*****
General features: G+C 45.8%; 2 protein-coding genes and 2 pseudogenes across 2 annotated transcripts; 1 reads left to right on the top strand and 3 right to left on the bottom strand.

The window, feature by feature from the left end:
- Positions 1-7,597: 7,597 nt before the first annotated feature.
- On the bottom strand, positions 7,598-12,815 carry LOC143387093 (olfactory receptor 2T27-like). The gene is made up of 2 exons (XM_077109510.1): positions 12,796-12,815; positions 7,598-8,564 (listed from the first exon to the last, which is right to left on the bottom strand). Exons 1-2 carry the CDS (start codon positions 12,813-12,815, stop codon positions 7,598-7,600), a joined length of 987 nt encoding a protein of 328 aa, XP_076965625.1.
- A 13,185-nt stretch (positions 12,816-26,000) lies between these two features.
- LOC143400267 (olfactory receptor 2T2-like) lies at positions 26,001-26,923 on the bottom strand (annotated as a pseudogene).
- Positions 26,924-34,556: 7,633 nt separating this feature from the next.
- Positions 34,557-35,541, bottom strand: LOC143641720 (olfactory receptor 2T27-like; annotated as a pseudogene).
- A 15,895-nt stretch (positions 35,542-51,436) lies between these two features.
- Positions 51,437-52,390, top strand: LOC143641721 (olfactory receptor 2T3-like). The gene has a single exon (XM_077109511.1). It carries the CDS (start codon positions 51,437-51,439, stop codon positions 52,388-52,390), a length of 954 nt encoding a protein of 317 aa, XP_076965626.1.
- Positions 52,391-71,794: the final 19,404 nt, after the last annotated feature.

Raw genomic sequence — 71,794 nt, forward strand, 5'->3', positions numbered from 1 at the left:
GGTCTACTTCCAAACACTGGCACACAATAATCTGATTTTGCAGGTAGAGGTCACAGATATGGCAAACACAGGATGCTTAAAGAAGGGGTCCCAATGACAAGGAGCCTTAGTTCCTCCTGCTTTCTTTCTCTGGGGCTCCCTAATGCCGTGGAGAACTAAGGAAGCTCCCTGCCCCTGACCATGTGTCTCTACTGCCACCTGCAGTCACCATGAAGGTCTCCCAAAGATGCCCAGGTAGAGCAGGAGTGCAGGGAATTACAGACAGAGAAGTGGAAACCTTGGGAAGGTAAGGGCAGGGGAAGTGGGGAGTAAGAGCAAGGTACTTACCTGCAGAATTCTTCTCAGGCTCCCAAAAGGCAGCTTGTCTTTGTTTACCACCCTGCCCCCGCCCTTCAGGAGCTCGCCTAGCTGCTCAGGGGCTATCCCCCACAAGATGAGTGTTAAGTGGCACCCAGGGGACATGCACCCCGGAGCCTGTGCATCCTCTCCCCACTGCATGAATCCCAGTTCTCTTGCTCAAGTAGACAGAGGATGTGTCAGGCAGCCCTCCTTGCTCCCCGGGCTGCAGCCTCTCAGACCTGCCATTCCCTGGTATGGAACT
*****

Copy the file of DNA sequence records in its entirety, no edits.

General features: G+C 45.8%; 2 protein-coding genes and 2 pseudogenes across 2 annotated transcripts; 1 reads left to right on the top strand and 3 right to left on the bottom strand.

The window, feature by feature from the left end:
- Positions 1-7,597: 7,597 nt before the first annotated feature.
- On the bottom strand, positions 7,598-12,815 carry LOC143387093 (olfactory receptor 2T27-like). The gene is made up of 2 exons (XM_077109510.1): positions 12,796-12,815; positions 7,598-8,564 (listed from the first exon to the last, which is right to left on the bottom strand). Exons 1-2 carry the CDS (start codon positions 12,813-12,815, stop codon positions 7,598-7,600), a joined length of 987 nt encoding a protein of 328 aa, XP_076965625.1.
- A 13,185-nt stretch (positions 12,816-26,000) lies between these two features.
- LOC143400267 (olfactory receptor 2T2-like) lies at positions 26,001-26,923 on the bottom strand (annotated as a pseudogene).
- Positions 26,924-34,556: 7,633 nt separating this feature from the next.
- Positions 34,557-35,541, bottom strand: LOC143641720 (olfactory receptor 2T27-like; annotated as a pseudogene).
- A 15,895-nt stretch (positions 35,542-51,436) lies between these two features.
- Positions 51,437-52,390, top strand: LOC143641721 (olfactory receptor 2T3-like). The gene has a single exon (XM_077109511.1). It carries the CDS (start codon positions 51,437-51,439, stop codon positions 52,388-52,390), a length of 954 nt encoding a protein of 317 aa, XP_076965626.1.
- Positions 52,391-71,794: the final 19,404 nt, after the last annotated feature.

Raw genomic sequence — 71,794 nt, forward strand, 5'->3', positions numbered from 1 at the left:
GGTCTACTTCCAAACACTGGCACACAATAATCTGATTTTGCAGGTAGAGGTCACAGATATGGCAAACACAGGATGCTTAAAGAAGGGGTCCCAATGACAAGGAGCCTTAGTTCCTCCTGCTTTCTTTCTCTGGGGCTCCCTAATGCCGTGGAGAACTAAGGAAGCTCCCTGCCCCTGACCATGTGTCTCTACTGCCACCTGCAGTCACCATGAAGGTCTCCCAAAGATGCCCAGGTAGAGCAGGAGTGCAGGGAATTACAGACAGAGAAGTGGAAACCTTGGGAAGGTAAGGGCAGGGGAAGTGGGGAGTAAGAGCAAGGTACTTACCTGCAGAATTCTTCTCAGGCTCCCAAAAGGCAGCTTGTCTTTGTTTACCACCCTGCCCCCGCCCTTCAGGAGCTCGCCTAGCTGCTCAGGGGCTATCCCCCACAAGATGAGTGTTAAGTGGCACCCAGGGGACATGCACCCCGGAGCCTGTGCATCCTCTCCCCACTGCATGAATCCCAGTTCTCTTGCTCAAGTAGACAGAGGATGTGTCAGGCAGCCCTCCTTGCTCCCCGGGCTGCAGCCTCTCAGACCTGCCATTCCCTGGTATGGAACT